2024 Positional Power Rankings: Third Base

Kareem Elgazzar/The Enquirer/USA TODAY NETWORK

Earlier today, Michael Baumann gave an accounting of the league’s shortstops. Now we turn our attention to the third basemen.

Welcome to the ultimate tweener position. Like shortstop, the hot corner was a glove-first position in the early days of baseball, but it has evolved to the point where it’s hard to be competitive if you don’t offer something with both the glove and the bat. This kind of hybridization has probably hurt third basemen in their quest for legendary status. Baseball’s classic ways of evaluating talent — Triple Crown stats and Gold Gloves/defensive reputation — tend to diminish well-rounded players without a single standout skill to point to, creating a very high bar for third basemen to get attention. Measures like WAR can remedy this problem by putting one estimate on a player’s total contribution, but even with an increased focus on WAR-type measures, eight of the top 20 third basemen by Jay Jaffe’s JAWS who are eligible for the Hall of Fame (and who are without PED whispers) aren’t enshrined in Cooperstown. Contrast that with first base, where only on player in the top 20 isn’t in the Hall (Keith Hernandez). Hitting a bit worse than first basemen and fielding a bit worse than shortstops aren’t great plaudits for your sizzle reel.

2015-2019 turned out to be a golden era for these two-way stalwarts, as third basemen combined for more WAR than any other position.

WAR by Position, 2015-19

Position WAR
3B 449.4
CF 425.0
SS 394.9
2B 355.8
RF 340.1
C 299.0
1B 276.8
LF 267.7
DH 43.4

Third base WAR peaked at 93.9 in 2016. Eight third basemen eclipsed the 4-WAR barrier that year and many of them were in their early-to-mid-20s (Nolan Arenado, Kris Bryant, Manny Machado, Anthony Rendon, and José Ramírez). Eight years later, Arenado, Machado, and Ramírez still loom large, but they’re now on the downslopes of their careers and third base has been short on phenoms to replace them. Only three denizens of the hot corner totaled at least four WAR in 2023 (Ramírez, Austin Riley, and Alex Bregman) and the positional total of 62.3 WAR was the lowest since 2011, not counting the COVID-shortened 2020 season. It appears we’re now in a transitional era for third base, as the 2010s stars approach the twilights of their careers. Looking at ZiPS, four of the top 10 third baseman in five-year projected WAR are 30 or older in 2024: Ramírez, Bregman, Machado, and Matt Chapman. Who joins Austin Riley and Rafael Devers in the elite class at the end of the decade is very uncertain right now, though that uncertainty makes this exercise extra fun.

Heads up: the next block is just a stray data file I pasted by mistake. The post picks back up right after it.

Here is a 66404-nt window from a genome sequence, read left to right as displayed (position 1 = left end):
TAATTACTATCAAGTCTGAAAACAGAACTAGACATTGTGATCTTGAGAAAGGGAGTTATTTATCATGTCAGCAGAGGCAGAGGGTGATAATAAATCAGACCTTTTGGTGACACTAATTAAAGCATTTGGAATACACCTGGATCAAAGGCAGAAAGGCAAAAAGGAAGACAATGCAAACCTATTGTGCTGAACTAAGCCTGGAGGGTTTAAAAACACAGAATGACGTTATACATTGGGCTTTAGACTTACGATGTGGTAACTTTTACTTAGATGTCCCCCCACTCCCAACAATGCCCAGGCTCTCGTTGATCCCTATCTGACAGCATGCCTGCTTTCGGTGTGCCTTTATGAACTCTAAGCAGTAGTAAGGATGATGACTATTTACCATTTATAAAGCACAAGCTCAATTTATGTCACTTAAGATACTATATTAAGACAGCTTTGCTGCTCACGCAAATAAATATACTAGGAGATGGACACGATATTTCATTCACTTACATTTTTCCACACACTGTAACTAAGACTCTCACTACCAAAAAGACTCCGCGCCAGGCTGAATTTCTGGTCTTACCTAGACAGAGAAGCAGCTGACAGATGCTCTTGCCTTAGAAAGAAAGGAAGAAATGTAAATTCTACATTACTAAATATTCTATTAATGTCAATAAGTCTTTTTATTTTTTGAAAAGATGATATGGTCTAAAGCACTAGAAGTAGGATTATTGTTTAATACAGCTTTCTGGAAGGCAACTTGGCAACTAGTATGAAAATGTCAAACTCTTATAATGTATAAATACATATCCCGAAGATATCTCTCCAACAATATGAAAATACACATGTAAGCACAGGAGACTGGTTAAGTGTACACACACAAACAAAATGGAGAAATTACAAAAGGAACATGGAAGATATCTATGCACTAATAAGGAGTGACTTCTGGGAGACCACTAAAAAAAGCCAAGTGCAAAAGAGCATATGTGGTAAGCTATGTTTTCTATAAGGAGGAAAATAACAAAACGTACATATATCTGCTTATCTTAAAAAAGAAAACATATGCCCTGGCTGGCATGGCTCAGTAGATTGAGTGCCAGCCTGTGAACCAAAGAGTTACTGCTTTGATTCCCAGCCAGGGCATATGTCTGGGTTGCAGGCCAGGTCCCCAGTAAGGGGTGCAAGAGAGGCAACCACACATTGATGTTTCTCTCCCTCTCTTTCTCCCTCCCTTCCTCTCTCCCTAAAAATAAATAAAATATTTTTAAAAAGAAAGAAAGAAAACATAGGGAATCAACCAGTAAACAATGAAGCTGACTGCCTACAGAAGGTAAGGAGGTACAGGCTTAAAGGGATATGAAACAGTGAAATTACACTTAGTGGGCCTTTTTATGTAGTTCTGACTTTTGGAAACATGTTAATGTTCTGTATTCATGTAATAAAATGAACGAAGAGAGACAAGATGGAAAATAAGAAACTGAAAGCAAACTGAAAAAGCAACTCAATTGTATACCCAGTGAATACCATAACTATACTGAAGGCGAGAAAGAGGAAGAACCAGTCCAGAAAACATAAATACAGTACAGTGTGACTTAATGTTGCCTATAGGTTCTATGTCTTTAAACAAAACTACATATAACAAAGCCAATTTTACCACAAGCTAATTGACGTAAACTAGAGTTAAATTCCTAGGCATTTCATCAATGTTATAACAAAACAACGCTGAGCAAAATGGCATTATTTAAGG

2024 Positional Power Rankings – 3B

Is José Ramírez the most underrated superstar of this generation? Despite that being the refrain for much of his career, if I were issuing declarations as the Emperor of Baseball Opinions in some dystopia, I have a strong feeling he’d still be the player I’d pick. Ramírez’s relative lack of appreciation as one of the game’s ultra-elites might be partially due to playing in Cleveland rather than a larger market, but it may simply be the result of him being the Platonic ideal of a third baseman: He’s very good at literally anything, but there’s no one single tool you can point to that defines him as a player other than his elite well-roundedness. On some level, it’s just easier to explain Nolan Arenado’s glovework or Austin Riley’s homers to a non-aficionado.

It does appear that Ramírez is a bit off his peak now, which isn’t unexpected for a player entering his age-31 season. But to use an impractical analogy, if your water slide starts at the top of Mt. Everest, it takes quite a while until you get back down to base camp for some hot chocolate. Ramírez is on top of the heap now and ought to stay there for a few more years.

Alex Bregman 672 .267 .368 .455 .357 23.7 -2.3 -0.1 4.6
Grae Kessinger 14 .211 .291 .325 .275 -0.5 -0.0 0.0 0.0
Mauricio Dubón 7 .263 .305 .390 .302 -0.1 -0.0 -0.0 0.0
David Hensley 7 .222 .312 .339 .291 -0.1 -0.0 -0.0 0.0
Total 700 .265 .365 .450 .354 23.0 -2.4 -0.2 4.7

While it’s becoming increasingly certain that Alex Bregman’s peak was in 2018 and 2019 and won’t be replicated again, he remains one of the elite third basemen in baseball. Bregman’s 2022 may not have been up to the standard of his pre-COVID years, but it quelled any worries that 2021’s nagging leg issues would linger. Last season didn’t quite match 2022 in terms of production, but Bregman played 161 games, a career high, and was third or fourth in the league in WAR among third basemen (depending on how you classify Gunnar Henderson).

The only real question is how long Bregman will be in Houston. The current era Astros have moved on from their stars quite frequently, but not reflexively; Bregman, like Jose Altuve, will be a lot harder to replace than George Springer or Carlos Correa, simply because there’s not a Jeremy Peña in the queue. And you can see that when you go down the depth chart. Grae Kessinger is unlikely to hit enough to be anything more than a team’s fifth or sixth infielder, and Mauricio Dubón is a borderline starter and just four months younger than Bregman. Someone like Brice Matthews or Camilo Diaz might be viable options at third one day, but that day is a lot farther away than the end of 2024.